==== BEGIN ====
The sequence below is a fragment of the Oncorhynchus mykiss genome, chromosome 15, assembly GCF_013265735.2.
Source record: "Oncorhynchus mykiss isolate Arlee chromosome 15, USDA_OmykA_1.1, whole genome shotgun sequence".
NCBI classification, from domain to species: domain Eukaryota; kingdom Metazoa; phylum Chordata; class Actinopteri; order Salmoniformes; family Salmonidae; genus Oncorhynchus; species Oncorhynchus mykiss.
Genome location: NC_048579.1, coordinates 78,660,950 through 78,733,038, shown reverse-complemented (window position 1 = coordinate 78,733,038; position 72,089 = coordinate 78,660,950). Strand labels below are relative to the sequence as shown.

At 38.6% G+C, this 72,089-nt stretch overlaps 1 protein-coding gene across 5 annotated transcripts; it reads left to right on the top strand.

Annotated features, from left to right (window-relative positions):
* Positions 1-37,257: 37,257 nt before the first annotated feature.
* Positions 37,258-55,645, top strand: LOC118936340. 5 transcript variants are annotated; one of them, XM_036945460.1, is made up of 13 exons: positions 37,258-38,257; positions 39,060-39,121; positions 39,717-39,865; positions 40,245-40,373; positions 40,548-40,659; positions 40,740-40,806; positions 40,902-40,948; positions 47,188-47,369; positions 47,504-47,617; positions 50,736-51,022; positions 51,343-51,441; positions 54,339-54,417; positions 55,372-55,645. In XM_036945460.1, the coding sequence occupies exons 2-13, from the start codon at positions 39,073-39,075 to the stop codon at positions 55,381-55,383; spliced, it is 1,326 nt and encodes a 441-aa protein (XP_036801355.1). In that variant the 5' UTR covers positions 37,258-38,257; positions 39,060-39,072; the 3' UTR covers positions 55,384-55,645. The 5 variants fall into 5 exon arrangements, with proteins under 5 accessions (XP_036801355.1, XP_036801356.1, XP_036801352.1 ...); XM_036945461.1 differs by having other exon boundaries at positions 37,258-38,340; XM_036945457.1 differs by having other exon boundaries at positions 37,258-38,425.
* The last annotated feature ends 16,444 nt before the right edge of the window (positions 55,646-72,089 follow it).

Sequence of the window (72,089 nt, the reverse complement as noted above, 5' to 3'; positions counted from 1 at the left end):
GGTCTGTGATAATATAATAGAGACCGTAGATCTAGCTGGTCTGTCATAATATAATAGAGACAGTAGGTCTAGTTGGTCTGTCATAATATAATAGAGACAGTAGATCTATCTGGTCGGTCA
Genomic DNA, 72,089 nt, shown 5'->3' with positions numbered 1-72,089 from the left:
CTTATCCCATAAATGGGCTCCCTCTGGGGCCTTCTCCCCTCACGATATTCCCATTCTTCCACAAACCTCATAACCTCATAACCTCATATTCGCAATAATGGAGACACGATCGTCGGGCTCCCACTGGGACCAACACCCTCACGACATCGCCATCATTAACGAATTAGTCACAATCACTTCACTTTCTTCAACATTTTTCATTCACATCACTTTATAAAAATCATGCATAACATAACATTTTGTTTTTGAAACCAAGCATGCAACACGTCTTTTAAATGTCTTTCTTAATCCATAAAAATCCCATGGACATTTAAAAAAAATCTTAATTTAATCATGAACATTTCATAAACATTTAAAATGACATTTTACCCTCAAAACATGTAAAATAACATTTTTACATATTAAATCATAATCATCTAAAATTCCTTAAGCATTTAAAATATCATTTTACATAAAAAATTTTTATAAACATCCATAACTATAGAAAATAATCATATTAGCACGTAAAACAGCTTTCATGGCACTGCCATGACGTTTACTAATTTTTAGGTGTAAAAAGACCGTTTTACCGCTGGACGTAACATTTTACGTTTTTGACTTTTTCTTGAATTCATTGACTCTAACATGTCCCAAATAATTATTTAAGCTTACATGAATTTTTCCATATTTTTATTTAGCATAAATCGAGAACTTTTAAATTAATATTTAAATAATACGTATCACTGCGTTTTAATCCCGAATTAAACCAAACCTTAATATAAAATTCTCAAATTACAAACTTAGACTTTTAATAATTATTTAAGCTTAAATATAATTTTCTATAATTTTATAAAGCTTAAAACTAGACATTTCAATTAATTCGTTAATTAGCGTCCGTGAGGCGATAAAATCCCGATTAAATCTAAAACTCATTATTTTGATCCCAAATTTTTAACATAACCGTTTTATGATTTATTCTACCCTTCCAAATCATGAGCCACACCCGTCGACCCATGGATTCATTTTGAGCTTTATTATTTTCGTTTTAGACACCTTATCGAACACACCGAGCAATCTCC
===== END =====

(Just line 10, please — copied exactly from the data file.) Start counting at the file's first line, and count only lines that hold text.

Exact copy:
Sequence of the window (72,089 nt, the reverse complement as noted above, 5' to 3'; positions counted from 1 at the left end):